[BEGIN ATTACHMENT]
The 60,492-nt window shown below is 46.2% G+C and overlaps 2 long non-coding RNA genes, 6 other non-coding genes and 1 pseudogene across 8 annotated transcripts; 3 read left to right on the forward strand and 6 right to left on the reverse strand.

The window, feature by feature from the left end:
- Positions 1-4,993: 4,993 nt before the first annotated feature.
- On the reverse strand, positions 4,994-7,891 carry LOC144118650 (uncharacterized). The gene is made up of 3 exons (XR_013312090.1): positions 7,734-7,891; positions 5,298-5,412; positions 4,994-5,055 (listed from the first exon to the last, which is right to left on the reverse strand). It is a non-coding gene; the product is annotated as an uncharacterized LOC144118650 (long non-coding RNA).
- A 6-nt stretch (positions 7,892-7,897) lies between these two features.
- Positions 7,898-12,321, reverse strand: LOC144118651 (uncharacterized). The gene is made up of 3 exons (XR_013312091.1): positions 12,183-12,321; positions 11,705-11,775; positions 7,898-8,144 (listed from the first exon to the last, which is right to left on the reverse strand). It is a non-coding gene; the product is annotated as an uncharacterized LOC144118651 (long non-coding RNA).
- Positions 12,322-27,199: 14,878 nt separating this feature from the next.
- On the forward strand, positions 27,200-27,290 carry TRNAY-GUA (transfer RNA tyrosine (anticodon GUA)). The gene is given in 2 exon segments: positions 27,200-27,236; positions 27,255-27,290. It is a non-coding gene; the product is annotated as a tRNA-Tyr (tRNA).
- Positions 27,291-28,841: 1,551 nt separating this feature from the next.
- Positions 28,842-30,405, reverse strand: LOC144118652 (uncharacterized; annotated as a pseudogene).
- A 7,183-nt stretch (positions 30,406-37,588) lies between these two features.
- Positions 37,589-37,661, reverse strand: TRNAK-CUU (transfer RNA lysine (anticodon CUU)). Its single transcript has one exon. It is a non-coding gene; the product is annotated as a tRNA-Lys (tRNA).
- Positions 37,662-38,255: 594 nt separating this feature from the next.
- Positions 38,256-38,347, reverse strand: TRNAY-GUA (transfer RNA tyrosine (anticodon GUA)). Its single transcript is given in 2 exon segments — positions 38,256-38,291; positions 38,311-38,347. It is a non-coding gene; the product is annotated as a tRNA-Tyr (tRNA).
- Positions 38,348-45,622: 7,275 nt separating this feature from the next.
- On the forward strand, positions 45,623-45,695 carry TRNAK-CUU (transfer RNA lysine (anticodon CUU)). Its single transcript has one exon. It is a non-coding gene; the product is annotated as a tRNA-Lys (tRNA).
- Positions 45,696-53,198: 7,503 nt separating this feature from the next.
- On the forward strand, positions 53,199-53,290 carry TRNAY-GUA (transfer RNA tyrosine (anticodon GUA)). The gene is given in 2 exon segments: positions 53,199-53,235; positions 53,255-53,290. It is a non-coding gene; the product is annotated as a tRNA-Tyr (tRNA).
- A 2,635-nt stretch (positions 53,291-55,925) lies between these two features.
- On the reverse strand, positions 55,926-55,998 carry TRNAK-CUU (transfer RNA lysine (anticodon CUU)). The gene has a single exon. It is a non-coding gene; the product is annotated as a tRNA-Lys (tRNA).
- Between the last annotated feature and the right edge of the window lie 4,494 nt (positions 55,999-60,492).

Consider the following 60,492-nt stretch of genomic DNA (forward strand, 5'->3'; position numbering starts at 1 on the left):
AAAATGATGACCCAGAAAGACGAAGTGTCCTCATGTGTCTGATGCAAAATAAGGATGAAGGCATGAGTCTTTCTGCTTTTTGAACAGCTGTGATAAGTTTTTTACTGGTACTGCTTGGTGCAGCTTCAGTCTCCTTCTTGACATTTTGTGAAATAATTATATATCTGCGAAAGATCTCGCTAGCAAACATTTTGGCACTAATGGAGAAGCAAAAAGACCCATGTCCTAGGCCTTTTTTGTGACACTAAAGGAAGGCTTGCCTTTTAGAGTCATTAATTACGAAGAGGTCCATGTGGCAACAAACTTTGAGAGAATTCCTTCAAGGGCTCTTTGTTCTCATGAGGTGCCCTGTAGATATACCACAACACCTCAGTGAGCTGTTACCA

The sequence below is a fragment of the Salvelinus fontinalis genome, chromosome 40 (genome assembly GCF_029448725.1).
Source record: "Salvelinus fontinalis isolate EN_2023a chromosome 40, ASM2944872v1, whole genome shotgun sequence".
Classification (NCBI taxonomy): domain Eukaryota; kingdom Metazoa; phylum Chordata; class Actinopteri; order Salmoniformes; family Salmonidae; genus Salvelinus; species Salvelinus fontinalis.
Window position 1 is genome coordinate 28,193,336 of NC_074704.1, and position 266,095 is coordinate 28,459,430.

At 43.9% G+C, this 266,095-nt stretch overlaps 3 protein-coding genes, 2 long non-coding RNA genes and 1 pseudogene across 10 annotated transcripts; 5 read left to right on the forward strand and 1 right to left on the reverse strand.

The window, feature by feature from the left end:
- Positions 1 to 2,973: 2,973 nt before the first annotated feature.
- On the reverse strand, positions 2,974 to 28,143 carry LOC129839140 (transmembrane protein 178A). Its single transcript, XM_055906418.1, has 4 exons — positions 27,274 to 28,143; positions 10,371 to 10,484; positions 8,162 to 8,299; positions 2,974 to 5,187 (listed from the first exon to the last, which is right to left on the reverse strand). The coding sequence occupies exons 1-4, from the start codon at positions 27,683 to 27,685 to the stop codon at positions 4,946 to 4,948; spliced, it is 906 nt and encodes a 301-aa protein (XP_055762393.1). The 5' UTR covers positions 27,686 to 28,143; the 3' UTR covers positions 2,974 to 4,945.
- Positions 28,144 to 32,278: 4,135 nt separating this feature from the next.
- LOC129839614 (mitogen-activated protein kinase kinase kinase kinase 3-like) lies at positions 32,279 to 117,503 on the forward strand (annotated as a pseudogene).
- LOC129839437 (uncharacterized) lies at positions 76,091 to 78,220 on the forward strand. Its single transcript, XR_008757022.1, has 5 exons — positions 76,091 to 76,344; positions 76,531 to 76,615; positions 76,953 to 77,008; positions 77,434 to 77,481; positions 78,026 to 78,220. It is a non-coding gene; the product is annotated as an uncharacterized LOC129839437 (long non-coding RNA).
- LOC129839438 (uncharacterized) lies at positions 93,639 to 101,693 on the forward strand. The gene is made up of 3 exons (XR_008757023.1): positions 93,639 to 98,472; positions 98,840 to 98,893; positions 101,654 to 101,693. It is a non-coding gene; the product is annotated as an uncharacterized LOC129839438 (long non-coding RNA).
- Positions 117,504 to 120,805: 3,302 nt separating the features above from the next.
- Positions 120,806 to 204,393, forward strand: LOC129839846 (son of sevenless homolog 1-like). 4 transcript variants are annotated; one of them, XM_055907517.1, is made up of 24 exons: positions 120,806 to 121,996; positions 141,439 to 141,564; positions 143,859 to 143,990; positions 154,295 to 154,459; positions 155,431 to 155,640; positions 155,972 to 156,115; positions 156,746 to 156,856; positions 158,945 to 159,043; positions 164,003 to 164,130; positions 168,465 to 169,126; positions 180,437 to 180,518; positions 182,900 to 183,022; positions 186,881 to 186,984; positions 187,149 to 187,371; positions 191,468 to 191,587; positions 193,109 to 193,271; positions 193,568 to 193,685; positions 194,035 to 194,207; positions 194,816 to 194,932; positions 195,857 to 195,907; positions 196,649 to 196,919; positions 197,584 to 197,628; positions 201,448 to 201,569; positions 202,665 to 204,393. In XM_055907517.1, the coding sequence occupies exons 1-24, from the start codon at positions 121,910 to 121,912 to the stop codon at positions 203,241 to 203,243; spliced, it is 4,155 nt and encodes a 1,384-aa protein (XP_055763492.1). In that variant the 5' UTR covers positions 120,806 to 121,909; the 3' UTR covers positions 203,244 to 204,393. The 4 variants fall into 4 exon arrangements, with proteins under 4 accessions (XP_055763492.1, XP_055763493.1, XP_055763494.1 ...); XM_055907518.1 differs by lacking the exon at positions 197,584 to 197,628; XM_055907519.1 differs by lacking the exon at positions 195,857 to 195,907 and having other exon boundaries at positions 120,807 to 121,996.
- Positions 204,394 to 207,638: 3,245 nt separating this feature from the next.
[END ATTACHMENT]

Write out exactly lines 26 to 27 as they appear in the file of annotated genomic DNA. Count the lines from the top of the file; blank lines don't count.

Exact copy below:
Classification (NCBI taxonomy): domain Eukaryota; kingdom Metazoa; phylum Chordata; class Actinopteri; order Salmoniformes; family Salmonidae; genus Salvelinus; species Salvelinus fontinalis.
Window position 1 is genome coordinate 28,193,336 of NC_074704.1, and position 266,095 is coordinate 28,459,430.